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Displaying items by tag: Boris Johnson

UK prime minister Boris Johnson visited London International Shipping Week (LISW19) yesterday where he boarded NLV Pharos, a Scottish aids to navigation tender which moored alongside HMS Belfast, writes Jehan Ashmore.

In between promoting maritime careers to an audience of students, professionals and school leavers, the prime minister spoke to the media among them BBC which reported Boris Johnson had denied lying to Queen Elizabeth over the advice he gave her over the five-week suspension of the UK Parliament.

The prime minister was speaking after Scotland's highest civil court ruled on Wednesday the shutdown was unlawful.

Click here to watch an interview of Boris Johnston onboard NLV Pharos (heli-deck) in the Pool of London. Afloat adds the vessel as a venue was ironic given NLV Pharos operates for Northern Lighthouse Board, which is responsible for the waters off Scotland and the Isle of Man.

The NLB is the Scottish equivalent of Irish Lights and Trinity House as previously reported, is responsible for the waters of England, Wales, Channel Islands and Gibraltar. Together the trio form the General Lighthouse Authorities (GLA's) in the UK and Ireland.

As Afloat previously reported Princess Anne officially launched the opening of LISW19 on Monday. Earlier this year the Princess Royal, whose role is Master of Trinity House as part of the ongoing 150-year relationship between Irish Lights and the Lighthouse Authorities of the UK and Ireland, paid a visit to Irish Lights headquarters in Dun Laoghaire Harbour.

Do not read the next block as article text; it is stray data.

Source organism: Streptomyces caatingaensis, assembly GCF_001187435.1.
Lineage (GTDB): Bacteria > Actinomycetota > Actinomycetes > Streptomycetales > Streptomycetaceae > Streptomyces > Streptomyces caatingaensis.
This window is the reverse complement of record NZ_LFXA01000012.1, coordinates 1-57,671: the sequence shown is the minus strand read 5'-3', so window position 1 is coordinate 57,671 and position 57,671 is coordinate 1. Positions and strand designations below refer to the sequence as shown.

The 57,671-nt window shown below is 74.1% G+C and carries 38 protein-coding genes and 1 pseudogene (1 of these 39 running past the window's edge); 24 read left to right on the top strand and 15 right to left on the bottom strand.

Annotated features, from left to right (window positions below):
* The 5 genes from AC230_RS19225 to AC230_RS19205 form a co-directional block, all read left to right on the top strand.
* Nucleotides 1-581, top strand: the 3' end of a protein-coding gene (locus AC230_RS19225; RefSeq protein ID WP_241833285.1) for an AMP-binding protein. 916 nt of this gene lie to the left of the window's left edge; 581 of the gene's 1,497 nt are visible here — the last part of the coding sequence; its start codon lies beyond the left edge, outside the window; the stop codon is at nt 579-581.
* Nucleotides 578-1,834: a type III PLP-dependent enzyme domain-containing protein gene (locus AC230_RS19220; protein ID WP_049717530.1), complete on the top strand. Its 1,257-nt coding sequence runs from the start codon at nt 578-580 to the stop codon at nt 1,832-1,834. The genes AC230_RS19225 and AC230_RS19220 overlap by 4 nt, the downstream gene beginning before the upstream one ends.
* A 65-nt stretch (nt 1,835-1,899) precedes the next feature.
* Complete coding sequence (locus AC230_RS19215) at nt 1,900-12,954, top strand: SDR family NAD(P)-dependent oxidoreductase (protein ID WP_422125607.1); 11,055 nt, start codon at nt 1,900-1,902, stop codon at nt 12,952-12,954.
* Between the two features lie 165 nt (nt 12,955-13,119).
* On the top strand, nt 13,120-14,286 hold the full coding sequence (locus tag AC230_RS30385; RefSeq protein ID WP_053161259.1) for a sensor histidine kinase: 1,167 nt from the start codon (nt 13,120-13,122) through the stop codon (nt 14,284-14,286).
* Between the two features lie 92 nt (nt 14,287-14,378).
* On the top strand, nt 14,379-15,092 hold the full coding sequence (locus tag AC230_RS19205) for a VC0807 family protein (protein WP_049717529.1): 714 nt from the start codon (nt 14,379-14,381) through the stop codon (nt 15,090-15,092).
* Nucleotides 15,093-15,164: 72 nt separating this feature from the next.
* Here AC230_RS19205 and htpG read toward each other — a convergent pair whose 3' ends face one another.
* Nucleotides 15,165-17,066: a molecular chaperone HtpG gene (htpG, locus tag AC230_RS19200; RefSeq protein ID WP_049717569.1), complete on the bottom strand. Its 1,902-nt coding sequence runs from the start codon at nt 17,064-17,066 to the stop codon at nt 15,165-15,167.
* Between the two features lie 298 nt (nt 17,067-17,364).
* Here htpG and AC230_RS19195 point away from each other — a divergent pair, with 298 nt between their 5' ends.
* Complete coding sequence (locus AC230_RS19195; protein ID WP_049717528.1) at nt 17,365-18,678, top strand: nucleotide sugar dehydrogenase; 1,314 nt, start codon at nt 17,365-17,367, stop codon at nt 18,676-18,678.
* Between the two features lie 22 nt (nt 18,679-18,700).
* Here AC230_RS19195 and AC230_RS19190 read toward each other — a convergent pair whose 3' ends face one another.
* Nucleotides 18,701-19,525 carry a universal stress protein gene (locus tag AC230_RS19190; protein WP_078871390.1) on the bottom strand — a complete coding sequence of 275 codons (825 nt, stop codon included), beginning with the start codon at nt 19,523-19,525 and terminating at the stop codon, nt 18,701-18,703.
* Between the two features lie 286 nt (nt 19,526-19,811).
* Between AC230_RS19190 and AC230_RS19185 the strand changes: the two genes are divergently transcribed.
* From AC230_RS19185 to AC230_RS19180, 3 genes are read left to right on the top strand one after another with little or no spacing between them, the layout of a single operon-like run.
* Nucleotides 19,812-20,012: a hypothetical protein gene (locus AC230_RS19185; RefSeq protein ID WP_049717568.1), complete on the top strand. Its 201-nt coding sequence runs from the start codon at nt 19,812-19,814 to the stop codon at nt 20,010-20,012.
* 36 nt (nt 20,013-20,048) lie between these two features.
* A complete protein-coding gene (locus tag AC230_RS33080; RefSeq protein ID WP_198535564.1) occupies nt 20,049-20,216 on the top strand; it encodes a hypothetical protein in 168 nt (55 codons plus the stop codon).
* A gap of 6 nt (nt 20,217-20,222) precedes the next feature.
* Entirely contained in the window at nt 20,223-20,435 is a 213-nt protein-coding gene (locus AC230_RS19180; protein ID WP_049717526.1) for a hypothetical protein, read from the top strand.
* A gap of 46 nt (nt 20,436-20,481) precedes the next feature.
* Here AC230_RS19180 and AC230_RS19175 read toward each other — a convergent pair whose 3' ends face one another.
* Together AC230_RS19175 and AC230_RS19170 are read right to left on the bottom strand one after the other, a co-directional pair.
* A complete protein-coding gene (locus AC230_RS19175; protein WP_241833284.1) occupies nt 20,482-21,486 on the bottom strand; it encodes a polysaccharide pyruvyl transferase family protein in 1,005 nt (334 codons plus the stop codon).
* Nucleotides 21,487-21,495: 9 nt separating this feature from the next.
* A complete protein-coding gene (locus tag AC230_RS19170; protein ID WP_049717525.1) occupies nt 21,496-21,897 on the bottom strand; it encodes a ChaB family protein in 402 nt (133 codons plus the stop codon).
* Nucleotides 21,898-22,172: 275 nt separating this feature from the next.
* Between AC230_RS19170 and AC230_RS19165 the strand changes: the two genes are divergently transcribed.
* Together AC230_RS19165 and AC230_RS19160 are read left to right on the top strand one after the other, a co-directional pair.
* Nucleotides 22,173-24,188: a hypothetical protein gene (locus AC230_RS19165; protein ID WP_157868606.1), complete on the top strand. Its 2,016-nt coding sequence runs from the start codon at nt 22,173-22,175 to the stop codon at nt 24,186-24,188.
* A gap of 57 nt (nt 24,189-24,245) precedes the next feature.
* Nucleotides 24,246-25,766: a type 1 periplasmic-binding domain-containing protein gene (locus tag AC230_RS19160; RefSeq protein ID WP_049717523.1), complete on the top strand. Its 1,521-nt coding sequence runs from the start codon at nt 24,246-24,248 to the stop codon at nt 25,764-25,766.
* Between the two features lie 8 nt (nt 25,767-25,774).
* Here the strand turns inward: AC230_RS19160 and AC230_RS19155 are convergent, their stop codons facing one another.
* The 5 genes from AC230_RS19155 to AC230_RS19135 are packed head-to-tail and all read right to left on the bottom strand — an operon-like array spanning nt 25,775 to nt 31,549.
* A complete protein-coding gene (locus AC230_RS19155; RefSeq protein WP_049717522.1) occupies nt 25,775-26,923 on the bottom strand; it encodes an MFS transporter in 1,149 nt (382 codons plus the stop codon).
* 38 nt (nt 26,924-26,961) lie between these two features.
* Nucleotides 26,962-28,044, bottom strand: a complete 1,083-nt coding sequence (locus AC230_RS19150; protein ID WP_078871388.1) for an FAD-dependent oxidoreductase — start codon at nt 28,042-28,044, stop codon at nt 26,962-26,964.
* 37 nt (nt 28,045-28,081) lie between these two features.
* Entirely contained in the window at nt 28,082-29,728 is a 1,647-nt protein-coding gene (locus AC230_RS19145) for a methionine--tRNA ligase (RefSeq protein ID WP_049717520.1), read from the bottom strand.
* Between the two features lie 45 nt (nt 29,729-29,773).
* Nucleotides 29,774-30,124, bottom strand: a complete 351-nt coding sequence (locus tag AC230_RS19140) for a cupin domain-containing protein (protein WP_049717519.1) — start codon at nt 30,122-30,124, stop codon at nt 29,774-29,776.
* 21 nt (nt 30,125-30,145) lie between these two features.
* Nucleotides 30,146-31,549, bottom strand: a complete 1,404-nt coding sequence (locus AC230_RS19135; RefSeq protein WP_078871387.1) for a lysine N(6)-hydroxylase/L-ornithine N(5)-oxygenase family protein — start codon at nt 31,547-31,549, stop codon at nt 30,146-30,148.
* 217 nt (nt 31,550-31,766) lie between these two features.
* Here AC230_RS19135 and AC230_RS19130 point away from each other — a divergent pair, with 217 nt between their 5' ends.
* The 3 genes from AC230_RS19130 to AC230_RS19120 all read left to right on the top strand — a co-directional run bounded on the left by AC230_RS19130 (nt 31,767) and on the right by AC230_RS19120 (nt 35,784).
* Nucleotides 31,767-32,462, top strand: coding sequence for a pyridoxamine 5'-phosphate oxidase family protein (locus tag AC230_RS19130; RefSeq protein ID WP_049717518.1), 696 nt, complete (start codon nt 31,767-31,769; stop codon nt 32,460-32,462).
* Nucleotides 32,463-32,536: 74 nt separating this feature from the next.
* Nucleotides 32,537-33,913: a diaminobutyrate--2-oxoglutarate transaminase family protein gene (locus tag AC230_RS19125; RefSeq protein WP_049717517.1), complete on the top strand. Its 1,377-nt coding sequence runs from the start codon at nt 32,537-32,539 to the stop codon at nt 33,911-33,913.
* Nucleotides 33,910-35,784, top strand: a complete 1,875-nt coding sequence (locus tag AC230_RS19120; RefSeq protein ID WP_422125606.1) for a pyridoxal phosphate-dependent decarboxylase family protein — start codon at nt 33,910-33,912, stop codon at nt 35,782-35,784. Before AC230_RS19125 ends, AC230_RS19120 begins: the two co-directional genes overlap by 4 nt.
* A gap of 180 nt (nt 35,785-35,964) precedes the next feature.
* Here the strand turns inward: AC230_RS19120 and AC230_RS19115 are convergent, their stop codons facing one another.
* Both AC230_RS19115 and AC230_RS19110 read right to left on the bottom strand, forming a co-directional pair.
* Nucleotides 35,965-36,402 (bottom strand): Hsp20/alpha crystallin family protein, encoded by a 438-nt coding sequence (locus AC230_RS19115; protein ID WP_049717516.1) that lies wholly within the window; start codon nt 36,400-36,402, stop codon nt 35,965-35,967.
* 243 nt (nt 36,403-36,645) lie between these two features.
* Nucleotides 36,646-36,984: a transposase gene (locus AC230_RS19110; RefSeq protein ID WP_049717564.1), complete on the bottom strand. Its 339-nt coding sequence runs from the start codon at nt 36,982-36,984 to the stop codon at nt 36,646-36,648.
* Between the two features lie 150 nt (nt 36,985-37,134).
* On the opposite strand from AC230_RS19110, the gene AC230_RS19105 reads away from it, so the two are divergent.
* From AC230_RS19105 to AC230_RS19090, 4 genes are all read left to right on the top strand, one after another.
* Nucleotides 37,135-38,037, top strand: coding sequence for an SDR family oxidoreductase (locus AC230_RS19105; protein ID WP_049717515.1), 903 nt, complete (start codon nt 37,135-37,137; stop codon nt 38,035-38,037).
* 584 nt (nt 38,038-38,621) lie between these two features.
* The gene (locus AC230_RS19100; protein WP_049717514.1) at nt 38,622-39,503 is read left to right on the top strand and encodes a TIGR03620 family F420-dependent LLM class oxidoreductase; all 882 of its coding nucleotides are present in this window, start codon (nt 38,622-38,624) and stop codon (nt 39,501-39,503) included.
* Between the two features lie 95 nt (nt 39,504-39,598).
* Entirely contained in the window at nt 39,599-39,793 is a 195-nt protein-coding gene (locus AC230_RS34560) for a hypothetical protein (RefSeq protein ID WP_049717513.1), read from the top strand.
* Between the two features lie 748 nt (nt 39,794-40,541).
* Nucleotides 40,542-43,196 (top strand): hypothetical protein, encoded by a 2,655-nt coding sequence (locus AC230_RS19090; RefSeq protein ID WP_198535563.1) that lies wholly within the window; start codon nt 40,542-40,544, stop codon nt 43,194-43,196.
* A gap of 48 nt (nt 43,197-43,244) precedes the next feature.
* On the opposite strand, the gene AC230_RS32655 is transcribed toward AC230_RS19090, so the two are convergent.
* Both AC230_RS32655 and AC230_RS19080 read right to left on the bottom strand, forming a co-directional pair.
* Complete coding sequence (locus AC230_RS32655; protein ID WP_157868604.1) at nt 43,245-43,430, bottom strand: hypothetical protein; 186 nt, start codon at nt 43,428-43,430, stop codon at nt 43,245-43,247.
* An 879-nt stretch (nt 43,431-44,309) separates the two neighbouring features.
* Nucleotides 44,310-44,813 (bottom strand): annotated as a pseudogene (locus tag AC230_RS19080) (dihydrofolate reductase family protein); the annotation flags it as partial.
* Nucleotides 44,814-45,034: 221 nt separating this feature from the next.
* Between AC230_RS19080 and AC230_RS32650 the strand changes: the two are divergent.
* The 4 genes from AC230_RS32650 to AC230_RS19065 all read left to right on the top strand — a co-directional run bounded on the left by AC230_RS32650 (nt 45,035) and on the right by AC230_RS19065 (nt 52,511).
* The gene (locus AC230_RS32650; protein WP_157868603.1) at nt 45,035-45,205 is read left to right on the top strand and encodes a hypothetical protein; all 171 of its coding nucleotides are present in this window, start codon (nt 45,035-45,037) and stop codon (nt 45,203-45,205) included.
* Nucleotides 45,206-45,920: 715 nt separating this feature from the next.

Princess Anne toured the Irish Lights ILV Granuaile (see related London reinactment sailing story) and visited the Baily, Rockabill and Kish Lighthouses. In addition the tour outlined Irish Lights’ work providing vital maritime safety services and modern navigation aids.

Published in Ports & Shipping

Leaders from trade unions in the North are appealing to the new UK prime minister Boris Johnson to nationalise Belfast’s historic Harland & Wolff shipyard to save it from closure.

As The Irish Times reports, unions have warned the yard, where the Titanic was built, is just “hours and days” from closing its doors and is struggling to find a buyer.

Susan Fitzgerald, Unite’s regional coordinating officer, said Mr Johnson should step up to save jobs and the shipyard, whose giant cranes dominate the Belfast sky line, but which currently has no contracts. The operation, whose majority Norwegian owner filed for bankruptcy in June, has been in existence for 158 years.

Ms Fitzgerald said: “Harland & Wolff – with the world’s sixth-largest dry dock – is facing insolvency next week. If that happens, the skills of the workers, as well as the yard’s infrastructure, will be lost, diminishing the economy’s potential now and into the future.

More on the story can be read here.

Published in Belfast Lough

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